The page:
Newton to Chair National Institutes of Health Committee
Study Section Committee Members Review Scientists’ Applications for Research Funding
March 1, 2021
BATON ROUGE, Louisiana – Robert L. Newton Jr., PhD, Associate Professor and Director, Physical Activity and Ethnic Minority Health Laboratory, at Pennington Biomedical Research Center has accepted a two-year term as Chairperson of the Lifestyle Change and Behavioral Health Study Section for the National Institutes of Health’s Center for Scientific Review.
“Chairing an NIH Study Section is a unique and high honor. This is an outstanding accomplishment and recognition from NIH and Dr. Newton’s peers of both the value of his research and his ability to assess the potential benefits of proposed scientific inquiries,” said John Kirwan, PhD, Executive Director of Pennington Biomedical.
NIH Study Sections may review as many as 300 grant applications in a year. Membership in a study section represents a major commitment of professional time. The chairperson determines, to a large extent, the effectiveness and efficiency of the review group.
“As a scientist and grant applicant, I benefited from the guidance and experience of Study Section members. It’s a privilege to be in a position to offer the same kind of assistance, and I believe it’s my responsibility as a scientist to contribute to the national biomedical research effort,” Dr. Newton said.
The Lifestyle Change and Behavioral Health Study Section reviews grant applications focused on promoting health behaviors or lifestyle changes that reduce health risks or help people recover from diseases, conditions or treatments. The proposed research typically uses behavioral strategies to improve study participants’ well-being, delay the onset of disease, or to maintain recovery from diseases.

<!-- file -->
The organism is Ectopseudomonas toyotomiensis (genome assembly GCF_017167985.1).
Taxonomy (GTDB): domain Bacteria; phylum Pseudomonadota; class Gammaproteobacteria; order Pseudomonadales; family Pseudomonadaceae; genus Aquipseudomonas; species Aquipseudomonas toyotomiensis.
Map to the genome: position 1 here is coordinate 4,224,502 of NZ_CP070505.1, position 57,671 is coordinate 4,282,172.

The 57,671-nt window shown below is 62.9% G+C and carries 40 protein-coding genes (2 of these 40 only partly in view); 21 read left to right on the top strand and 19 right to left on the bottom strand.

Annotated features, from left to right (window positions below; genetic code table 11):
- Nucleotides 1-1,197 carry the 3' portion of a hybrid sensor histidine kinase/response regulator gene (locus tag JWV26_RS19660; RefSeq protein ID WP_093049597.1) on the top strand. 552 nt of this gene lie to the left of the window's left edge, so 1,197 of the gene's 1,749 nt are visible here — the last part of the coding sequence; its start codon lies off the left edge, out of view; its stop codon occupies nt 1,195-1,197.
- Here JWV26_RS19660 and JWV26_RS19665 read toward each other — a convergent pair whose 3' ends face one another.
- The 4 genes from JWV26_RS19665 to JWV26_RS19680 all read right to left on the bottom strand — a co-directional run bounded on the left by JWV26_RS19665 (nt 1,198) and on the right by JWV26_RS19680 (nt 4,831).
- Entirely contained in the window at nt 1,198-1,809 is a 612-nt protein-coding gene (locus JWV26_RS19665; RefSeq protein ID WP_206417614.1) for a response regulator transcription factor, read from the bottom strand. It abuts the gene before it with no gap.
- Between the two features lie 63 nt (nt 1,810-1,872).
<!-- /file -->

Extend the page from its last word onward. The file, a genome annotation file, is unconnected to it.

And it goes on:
Dr. Newton's research focuses on addressing health disparities in African American children, adults, and older adults. He is currently the co-principal investigator of two NIH grants examining whether African Americans’ risk of Alzheimer’s Disease can be reduced through exercise. African Americans have two times the risk of developing the disease compared to other ethnic groups.
About the Pennington Biomedical Research Center
The Pennington Biomedical Research Center is at the forefront of medical discovery as it relates to understanding the triggers of obesity, diabetes, cardiovascular disease, cancer and dementia. The Center conducts basic, clinical, and population research, and is affiliated with Louisiana State University. The research enterprise at Pennington Biomedical includes over 450 employees within a network of 40 clinics and research laboratories, and 13 highly specialized core service facilities. Its scientists and physician/scientists are supported by research trainees, lab technicians, nurses, dietitians, and other support personnel. Pennington Biomedical is located in state-of-the-art research facilities on a 222-acre campus in Baton Rouge, Louisiana. For more information, see http://www.pbrc.edu.